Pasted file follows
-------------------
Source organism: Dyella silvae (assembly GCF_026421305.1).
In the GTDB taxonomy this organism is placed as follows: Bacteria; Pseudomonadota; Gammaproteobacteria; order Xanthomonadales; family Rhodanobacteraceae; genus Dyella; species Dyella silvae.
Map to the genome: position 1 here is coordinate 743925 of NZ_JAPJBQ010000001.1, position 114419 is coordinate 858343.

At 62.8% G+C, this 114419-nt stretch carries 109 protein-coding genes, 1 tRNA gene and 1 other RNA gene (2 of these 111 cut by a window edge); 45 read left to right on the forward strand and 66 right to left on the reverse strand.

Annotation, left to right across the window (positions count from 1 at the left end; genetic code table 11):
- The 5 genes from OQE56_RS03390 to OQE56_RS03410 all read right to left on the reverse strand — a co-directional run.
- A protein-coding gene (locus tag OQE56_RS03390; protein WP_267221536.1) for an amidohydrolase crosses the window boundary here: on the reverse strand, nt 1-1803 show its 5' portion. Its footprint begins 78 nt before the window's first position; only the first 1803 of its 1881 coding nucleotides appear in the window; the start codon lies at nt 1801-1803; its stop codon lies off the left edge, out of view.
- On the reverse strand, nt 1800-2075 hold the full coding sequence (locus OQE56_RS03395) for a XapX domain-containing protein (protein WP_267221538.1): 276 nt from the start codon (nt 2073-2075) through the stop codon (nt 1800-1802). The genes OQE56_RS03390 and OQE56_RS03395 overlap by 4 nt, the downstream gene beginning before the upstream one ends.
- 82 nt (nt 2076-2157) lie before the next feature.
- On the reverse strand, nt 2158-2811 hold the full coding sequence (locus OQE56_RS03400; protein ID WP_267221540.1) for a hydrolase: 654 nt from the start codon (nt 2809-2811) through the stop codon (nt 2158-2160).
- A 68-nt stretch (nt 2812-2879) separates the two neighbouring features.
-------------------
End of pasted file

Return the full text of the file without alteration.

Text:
Source organism: Dyella silvae (assembly GCF_026421305.1).
In the GTDB taxonomy this organism is placed as follows: Bacteria; Pseudomonadota; Gammaproteobacteria; order Xanthomonadales; family Rhodanobacteraceae; genus Dyella; species Dyella silvae.
Map to the genome: position 1 here is coordinate 743925 of NZ_JAPJBQ010000001.1, position 114419 is coordinate 858343.

At 62.8% G+C, this 114419-nt stretch carries 109 protein-coding genes, 1 tRNA gene and 1 other RNA gene (2 of these 111 cut by a window edge); 45 read left to right on the forward strand and 66 right to left on the reverse strand.

Annotation, left to right across the window (positions count from 1 at the left end; genetic code table 11):
- The 5 genes from OQE56_RS03390 to OQE56_RS03410 all read right to left on the reverse strand — a co-directional run.
- A protein-coding gene (locus tag OQE56_RS03390; protein WP_267221536.1) for an amidohydrolase crosses the window boundary here: on the reverse strand, nt 1-1803 show its 5' portion. Its footprint begins 78 nt before the window's first position; only the first 1803 of its 1881 coding nucleotides appear in the window; the start codon lies at nt 1801-1803; its stop codon lies off the left edge, out of view.
- On the reverse strand, nt 1800-2075 hold the full coding sequence (locus OQE56_RS03395) for a XapX domain-containing protein (protein WP_267221538.1): 276 nt from the start codon (nt 2073-2075) through the stop codon (nt 1800-1802). The genes OQE56_RS03390 and OQE56_RS03395 overlap by 4 nt, the downstream gene beginning before the upstream one ends.
- 82 nt (nt 2076-2157) lie before the next feature.
- On the reverse strand, nt 2158-2811 hold the full coding sequence (locus OQE56_RS03400; protein ID WP_267221540.1) for a hydrolase: 654 nt from the start codon (nt 2809-2811) through the stop codon (nt 2158-2160).
- A 68-nt stretch (nt 2812-2879) separates the two neighbouring features.